Mixed reviews of new FAA air traffic hiring practices

Mixed reviews of new FAA air traffic hiring practices (Image 1)
Mixed reviews of new FAA air traffic hiring practices (Image 1)

Calandra Reddick was one of hundreds flying Friday from Charleston International Airport. Before she headed into the wild blue wonder, new Federal Aviation Administration air traffic hiring practices had her a bit concerned.

“I believe that they need to go to school for some kind of air traffic control… because they don’t know what to do and they need some sort of background information before considering the job,” Reddick said.

For years that was the case. The FAA required air traffic controllers to attend a college or university with specific air traffic course work. They have changed that. Now no experience is necessary to start training for the positions.

“In the olden days… And when I say the olden days I mean when I was at the department, you had to go through the FAA’s official training,” Former Department of Transportation Inspector General Mary Schiavo said.

Schiavo says the schools may not have been the best plan in the first place. She explains they were simply less expensive for the government.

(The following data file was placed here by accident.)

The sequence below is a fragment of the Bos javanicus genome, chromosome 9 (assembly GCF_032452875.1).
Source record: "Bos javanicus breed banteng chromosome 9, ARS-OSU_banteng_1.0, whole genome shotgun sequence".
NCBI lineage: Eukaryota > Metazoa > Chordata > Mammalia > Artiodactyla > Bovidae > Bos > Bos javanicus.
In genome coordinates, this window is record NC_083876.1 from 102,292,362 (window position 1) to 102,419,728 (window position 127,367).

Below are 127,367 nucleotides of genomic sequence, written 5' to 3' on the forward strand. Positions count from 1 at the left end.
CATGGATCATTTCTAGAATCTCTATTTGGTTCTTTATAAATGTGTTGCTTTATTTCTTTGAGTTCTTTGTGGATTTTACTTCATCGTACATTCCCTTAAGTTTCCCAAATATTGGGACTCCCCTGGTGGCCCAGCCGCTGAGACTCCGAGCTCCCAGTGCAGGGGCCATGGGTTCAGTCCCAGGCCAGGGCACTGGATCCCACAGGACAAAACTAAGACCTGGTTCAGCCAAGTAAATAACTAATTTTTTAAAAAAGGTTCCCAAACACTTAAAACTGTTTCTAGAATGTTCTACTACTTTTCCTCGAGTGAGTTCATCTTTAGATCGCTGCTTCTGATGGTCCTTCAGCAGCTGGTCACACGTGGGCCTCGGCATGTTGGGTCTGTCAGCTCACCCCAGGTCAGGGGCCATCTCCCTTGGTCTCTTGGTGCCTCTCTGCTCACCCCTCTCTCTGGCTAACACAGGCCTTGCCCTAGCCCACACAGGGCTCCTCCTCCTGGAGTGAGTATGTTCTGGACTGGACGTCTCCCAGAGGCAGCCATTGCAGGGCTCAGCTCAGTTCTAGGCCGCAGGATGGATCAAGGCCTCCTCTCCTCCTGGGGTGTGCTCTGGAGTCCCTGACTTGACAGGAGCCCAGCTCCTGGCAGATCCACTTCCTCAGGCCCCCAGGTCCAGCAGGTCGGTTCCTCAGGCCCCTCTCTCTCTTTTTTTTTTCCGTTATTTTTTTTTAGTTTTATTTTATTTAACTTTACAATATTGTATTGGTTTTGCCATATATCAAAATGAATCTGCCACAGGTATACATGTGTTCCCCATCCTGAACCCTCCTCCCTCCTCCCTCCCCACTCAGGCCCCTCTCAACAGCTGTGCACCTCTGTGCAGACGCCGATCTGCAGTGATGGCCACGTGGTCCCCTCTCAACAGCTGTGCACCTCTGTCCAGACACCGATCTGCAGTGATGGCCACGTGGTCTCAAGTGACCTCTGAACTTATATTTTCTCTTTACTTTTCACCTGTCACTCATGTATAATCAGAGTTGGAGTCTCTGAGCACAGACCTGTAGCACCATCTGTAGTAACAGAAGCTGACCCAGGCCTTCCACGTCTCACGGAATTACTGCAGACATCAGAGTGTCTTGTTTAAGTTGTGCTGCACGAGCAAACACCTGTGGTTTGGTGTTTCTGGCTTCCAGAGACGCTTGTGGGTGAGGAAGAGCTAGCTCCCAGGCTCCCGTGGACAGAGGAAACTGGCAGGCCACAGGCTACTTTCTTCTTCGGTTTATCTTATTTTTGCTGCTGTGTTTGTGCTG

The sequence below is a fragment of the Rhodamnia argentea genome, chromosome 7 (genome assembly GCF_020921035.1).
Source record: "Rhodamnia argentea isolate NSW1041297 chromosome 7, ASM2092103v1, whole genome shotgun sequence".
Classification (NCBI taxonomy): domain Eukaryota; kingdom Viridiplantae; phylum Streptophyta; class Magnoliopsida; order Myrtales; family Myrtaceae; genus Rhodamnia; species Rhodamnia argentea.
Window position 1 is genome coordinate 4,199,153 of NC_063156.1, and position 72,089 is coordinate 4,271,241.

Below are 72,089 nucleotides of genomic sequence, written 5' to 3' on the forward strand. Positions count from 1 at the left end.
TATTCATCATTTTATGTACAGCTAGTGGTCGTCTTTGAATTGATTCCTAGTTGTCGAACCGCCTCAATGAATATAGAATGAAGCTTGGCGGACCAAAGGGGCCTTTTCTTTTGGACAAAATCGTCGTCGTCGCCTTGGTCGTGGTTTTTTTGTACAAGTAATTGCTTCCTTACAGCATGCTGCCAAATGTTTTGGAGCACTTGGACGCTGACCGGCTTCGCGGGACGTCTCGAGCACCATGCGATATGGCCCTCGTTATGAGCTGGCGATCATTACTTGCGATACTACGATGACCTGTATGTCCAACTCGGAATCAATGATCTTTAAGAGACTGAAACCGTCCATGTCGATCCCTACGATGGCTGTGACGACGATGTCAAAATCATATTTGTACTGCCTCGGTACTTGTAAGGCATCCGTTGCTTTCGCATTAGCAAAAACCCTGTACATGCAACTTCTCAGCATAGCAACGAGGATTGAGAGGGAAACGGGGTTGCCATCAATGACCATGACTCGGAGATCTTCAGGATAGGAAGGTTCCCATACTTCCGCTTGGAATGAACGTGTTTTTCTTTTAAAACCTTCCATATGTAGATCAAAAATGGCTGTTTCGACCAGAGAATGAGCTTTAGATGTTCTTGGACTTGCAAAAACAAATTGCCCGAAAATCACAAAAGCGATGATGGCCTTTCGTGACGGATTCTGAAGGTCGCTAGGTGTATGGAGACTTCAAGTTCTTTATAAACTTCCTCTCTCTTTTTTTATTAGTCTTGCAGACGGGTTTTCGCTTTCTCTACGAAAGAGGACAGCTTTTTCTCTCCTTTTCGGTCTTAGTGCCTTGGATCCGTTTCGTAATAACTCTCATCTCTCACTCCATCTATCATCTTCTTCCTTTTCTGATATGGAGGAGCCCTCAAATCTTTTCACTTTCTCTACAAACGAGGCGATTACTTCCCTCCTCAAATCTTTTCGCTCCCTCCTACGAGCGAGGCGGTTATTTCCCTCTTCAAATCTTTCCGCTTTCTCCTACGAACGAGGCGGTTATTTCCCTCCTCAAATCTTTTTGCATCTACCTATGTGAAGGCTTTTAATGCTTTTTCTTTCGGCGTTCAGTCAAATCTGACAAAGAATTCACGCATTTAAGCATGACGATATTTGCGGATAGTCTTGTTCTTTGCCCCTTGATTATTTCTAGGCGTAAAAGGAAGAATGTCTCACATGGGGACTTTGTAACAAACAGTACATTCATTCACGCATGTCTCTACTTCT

“Some are better than others. Some are rigorous trainings and rigorous schools and some not so rigorous. What that meant was that the FAA lost control over the training. So you don’t always know what someone’s background is. You don’t know how rigorous their training has been,” Schiavo said.

“They have to have rigorous training and they have to have real standards. If someone has performance problems, they have to wash him or her out,” she explained.

Read the Department of Transportation and Federal Aviation Administration’s 2012 Fact Book for a closer look at the issues facing federal aviation.

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